Dub (47), the equatorial diameter is 7 . 46 mm at the age of 10 to 1 1 months
and the thickness of the lens 2 . 46 mm. The lens, therefore, has increased
in the equatorial direction by this period, and has also become thinner.
The explanation of this lies in the enlargement of the anterior segment,
in particular of the ciliary ring, whereby the still soft and plastic lens is
displaced in the frontal direction through greater tension.

Both diameters increase in further growth, the equatorial to a greater
extent than the sagittal; in a 3- to 3 ^-year-old child the lens mass is
8 . 46X 2 . 83 mm, according to Dub. This further change of the lens-form
apparently has its ground in the fact that the new-built fiber layers are
thicker in the equatorial zone than at the poles, for this fact can be easily


established anatomically. For example, in a child of (probably) 1 2 years
I measured the thickness of the less-stained cortex layers at the equator as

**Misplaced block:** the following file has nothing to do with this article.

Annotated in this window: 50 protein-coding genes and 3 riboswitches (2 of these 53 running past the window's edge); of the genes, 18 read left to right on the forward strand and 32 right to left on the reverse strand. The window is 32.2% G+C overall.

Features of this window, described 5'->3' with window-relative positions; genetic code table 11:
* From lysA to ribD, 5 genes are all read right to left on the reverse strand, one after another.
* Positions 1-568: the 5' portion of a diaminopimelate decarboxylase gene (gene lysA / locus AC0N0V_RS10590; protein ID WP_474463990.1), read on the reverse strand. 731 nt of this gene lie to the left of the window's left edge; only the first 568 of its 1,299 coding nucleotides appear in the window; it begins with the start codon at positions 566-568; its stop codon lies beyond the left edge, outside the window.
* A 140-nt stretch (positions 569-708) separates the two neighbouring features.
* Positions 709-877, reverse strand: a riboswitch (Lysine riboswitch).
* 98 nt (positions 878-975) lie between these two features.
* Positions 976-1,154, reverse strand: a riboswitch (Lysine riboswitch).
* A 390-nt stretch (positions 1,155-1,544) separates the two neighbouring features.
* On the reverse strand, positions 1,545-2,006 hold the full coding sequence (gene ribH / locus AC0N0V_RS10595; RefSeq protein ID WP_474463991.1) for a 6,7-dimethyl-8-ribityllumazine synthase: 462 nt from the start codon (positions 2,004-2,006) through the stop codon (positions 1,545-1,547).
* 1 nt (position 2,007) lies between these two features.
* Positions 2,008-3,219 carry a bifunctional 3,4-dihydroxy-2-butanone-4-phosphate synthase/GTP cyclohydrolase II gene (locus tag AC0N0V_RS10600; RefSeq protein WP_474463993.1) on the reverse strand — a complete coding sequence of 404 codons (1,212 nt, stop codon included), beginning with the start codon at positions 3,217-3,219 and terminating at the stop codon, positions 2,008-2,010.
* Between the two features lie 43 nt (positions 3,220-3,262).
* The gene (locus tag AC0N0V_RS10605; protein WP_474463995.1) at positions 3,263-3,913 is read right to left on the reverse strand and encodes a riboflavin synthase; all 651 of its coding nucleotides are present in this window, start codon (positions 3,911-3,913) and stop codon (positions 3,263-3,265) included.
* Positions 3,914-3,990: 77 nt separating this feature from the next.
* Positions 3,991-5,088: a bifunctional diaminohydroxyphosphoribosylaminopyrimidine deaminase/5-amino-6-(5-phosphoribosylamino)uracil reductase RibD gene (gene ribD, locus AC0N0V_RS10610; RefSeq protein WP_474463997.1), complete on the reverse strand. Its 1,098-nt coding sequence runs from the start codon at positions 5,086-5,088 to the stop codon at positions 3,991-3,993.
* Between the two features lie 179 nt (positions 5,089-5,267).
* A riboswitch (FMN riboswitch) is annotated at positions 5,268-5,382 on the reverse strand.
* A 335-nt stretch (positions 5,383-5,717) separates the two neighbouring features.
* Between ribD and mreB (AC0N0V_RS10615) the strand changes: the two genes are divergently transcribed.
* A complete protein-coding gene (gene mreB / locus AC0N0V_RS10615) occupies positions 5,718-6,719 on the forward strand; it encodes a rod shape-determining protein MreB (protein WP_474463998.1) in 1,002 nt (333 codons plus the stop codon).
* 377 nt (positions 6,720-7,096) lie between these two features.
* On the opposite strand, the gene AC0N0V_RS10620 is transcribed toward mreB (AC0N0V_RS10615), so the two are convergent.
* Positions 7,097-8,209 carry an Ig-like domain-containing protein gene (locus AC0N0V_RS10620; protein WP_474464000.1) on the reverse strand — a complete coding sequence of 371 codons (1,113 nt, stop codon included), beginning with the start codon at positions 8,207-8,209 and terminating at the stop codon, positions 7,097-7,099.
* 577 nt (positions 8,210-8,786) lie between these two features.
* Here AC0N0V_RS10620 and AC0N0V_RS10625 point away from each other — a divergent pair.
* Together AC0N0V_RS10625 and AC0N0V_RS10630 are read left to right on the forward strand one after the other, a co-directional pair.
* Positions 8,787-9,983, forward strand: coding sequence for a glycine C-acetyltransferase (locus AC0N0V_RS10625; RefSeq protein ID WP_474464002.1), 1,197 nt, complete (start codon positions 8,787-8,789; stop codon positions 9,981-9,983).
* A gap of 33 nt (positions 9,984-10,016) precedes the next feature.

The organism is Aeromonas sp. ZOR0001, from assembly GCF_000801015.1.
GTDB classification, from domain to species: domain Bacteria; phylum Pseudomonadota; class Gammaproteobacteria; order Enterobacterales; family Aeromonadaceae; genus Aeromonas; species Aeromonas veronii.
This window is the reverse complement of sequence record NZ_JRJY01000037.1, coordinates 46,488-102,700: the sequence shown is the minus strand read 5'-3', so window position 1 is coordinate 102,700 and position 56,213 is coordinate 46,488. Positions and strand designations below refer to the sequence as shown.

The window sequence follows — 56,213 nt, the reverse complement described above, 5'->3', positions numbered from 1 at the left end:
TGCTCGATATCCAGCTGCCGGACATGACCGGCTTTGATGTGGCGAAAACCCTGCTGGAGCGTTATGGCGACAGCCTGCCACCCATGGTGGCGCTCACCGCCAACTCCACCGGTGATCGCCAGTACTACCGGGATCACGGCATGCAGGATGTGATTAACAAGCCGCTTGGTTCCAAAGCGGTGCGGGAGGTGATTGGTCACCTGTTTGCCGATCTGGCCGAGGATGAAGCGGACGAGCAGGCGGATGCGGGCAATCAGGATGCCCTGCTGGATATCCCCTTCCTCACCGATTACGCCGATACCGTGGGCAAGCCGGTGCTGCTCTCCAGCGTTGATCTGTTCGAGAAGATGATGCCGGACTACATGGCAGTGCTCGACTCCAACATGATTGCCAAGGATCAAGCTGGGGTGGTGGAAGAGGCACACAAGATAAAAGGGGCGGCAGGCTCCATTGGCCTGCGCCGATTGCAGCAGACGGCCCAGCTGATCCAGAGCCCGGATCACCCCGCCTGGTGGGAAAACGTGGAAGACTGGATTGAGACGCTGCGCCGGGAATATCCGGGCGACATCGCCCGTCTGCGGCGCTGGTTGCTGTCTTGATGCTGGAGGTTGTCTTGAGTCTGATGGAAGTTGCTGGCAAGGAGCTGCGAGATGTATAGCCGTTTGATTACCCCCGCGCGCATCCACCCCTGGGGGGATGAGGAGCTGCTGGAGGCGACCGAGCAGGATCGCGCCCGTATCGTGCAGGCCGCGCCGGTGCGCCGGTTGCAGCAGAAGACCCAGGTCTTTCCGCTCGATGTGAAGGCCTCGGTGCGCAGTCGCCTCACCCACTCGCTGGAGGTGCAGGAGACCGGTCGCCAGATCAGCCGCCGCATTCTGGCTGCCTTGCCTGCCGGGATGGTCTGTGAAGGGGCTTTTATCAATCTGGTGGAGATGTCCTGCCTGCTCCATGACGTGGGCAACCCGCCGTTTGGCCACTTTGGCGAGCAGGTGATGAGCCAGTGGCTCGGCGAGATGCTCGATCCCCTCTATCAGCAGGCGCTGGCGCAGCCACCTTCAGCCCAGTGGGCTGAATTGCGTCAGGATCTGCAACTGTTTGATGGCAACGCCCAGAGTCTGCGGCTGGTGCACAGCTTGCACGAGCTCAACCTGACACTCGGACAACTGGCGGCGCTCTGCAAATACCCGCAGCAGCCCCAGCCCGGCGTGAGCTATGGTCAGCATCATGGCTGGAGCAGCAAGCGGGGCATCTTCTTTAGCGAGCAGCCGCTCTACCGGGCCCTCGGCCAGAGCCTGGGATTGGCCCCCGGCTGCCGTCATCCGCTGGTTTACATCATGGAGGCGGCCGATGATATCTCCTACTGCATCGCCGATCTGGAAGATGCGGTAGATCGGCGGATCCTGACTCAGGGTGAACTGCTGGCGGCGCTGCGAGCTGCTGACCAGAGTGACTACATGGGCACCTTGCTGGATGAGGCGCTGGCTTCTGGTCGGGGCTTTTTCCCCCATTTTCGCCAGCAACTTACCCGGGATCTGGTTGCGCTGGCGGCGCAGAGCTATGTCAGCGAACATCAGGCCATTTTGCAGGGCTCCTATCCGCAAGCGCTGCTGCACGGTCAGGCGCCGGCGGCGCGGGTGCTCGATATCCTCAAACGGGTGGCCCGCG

0.34 mm, at the anterior pole, however, as 0.14 mm. This difference
gradually decreases with increasing age, and the thickness of the new-
formed layers becomes more uniform.

An estimate of the growth of the lens is rendered difficult by the fact that the
various figures have not been obtained by the same methods. The figures of von
Pflugk (172), which were made on the basis of an eye of a newborn, were obtained in
cross-section, after freezing, the figures for the adult, by ophthalmometric means;
Dub (47), on the other hand, has measured isolated lenses and estimated their thick-
ness on a hard base. At the same time the material studied is much too small to rule
out disturbance by individual differences.

Now we know, however, that the severing of the zonula markedly changes the
forms of the lens, and this change is still greater in young lenses than in old; indeed,
in general, very slight forces are adequate to effect a notable change in the form of the
lens (Heine, 89). According to this, the measurements contributed are not comparable,

This much is certain, that, aside from the appositional growth, i.e., aside from the
formation of new lens layers on the surface, still other factors affect the form of the
lens. Such a factor is the enlargement of the ciliary ring; a second in all probability